Wednesday, June 4, 2014

Since some of my friends and family are not on Facebook, you are missing some of my basketry activities.  I thought I'd update you on the newest basketry fiber.  Meet the Himalayan Blackberry.  The scourge of Northwest gardeners. 

Rewild Portland is a non-profit organization in Portland.
They recently posted a workshop description that was very enticing.  Unfortunately, I had a schedule conflict.
 "Rubus armeniacus, or as we call it Himalayan Blackberry, is a plant that despite its common name is native to Armenia and North Iran. Over the period of European colonization of North America, this plant has become a serious invasive. Its rigorous growth and thorny vines makes it a pain to remove. Its sweet and delicious berries are eaten by many animals, thus spreading its seed quickly and efficiently. We are happy to say that we have found a use for this plant (other than eating the berries) that will encourage more of its removal: its strong and durable bark provide a great material for weaving!"
So I arranged for a workshop in Eugene with my weaving friends, taught by Peter Michael Bauer.  We had a lovely day gathering, prepping and weaving with out new material.

After finding long canes with one or two years of growth, we had to take "prickles," not thorns, off by running our hands down the length.  The popped off fairly easily.

So here are the differences, as described by Wikipedia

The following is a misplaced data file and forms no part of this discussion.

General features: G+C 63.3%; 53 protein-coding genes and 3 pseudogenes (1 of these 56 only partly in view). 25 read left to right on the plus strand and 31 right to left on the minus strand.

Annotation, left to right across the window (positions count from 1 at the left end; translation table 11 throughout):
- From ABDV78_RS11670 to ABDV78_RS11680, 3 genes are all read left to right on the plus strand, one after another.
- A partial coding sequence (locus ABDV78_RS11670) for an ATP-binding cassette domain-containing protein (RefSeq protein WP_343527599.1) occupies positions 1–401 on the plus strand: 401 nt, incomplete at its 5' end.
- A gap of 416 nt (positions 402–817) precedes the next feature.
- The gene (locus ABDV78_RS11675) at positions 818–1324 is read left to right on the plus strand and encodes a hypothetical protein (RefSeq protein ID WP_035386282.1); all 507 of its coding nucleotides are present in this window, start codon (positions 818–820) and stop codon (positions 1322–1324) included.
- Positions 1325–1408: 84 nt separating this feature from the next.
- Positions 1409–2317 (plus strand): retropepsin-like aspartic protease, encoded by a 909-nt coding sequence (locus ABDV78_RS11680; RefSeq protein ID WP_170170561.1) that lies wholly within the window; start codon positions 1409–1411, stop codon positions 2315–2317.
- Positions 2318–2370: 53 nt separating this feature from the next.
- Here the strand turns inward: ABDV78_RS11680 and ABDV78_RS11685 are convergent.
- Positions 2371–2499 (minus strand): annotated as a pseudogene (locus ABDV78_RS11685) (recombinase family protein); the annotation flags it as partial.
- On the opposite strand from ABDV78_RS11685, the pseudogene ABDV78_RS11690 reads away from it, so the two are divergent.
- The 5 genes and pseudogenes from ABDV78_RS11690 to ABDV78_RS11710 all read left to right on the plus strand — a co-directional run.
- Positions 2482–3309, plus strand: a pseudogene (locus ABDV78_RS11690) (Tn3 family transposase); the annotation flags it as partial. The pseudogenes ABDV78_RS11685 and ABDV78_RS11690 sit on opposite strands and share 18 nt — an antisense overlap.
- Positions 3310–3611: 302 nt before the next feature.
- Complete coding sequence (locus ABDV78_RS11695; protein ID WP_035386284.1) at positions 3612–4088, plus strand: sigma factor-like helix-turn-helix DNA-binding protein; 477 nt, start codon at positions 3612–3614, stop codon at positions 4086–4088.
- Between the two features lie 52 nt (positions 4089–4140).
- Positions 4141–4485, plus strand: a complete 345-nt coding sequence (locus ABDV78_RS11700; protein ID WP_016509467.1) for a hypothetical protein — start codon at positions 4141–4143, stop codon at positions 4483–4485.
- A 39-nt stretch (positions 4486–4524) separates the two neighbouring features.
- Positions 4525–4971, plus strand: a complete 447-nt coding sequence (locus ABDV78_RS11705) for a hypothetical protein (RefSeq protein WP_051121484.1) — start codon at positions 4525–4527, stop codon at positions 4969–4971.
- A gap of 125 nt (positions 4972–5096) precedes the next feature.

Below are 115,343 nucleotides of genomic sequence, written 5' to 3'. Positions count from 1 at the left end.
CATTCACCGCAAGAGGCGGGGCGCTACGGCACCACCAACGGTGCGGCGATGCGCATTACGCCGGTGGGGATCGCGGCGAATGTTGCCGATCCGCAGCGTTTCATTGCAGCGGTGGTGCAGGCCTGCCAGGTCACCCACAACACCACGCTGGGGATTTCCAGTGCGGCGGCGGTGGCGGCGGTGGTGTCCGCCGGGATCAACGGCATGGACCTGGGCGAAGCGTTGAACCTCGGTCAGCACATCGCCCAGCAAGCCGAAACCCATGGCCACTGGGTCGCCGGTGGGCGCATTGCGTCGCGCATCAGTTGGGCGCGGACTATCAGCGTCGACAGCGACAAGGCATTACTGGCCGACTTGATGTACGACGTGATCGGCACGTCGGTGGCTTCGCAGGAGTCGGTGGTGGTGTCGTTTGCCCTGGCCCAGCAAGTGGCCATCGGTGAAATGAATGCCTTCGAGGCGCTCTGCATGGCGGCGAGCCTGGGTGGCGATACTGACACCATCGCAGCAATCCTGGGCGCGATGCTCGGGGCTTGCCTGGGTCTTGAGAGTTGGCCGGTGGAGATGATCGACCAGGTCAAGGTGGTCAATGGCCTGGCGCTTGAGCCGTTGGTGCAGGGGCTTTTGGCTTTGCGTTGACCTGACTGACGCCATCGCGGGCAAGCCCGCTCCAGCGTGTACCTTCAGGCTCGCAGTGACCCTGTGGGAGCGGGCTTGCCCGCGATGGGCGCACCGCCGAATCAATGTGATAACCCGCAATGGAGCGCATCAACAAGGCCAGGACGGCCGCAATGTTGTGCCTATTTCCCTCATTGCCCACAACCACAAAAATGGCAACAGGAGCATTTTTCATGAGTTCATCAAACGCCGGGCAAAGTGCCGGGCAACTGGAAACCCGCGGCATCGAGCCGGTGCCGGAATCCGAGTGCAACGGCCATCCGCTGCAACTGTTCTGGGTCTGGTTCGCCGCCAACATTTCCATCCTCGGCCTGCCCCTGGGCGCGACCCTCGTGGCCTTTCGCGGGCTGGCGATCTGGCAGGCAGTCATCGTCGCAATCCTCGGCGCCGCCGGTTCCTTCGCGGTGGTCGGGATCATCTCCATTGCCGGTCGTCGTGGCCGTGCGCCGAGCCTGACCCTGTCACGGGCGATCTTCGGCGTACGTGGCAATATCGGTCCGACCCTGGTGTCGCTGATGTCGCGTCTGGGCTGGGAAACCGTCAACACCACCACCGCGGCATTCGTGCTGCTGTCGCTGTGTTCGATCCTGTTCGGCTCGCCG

-thorns are derived from shoots
-spines are derived from leaves
-prickles are derived from the epidermis (so they can be found anywhere on the plant, and don't have vascular bundles inside so they can be removed more easily and cleanly than thorns and spines

                                         Canes with prickles removed   

The next step is getting the inner bark.  Using a knife or your clippers, you make a cut into the butt end of the cane.  Then you split the cane, almost like you are preparing cedar bark.  
The bark is peeled down the sides of the inner wood, and then we scraped off the outer bark.  

Some people ended up with fairly wide (1/3 to 1/2") strips.  (Not me.)

Peter showed how to plait this braid.  The older growth is darker.

The original plan was to make a sun visor.  However, we didn't get that far.  I think that most of us were just happy to find a new, free, abundant weaving material.
Peter's visor; plaited and twined.

It makes very strong cordage, also.

1 comment:

  1. Wonderful, and timely: The old goose-yard is full of blackberry vines!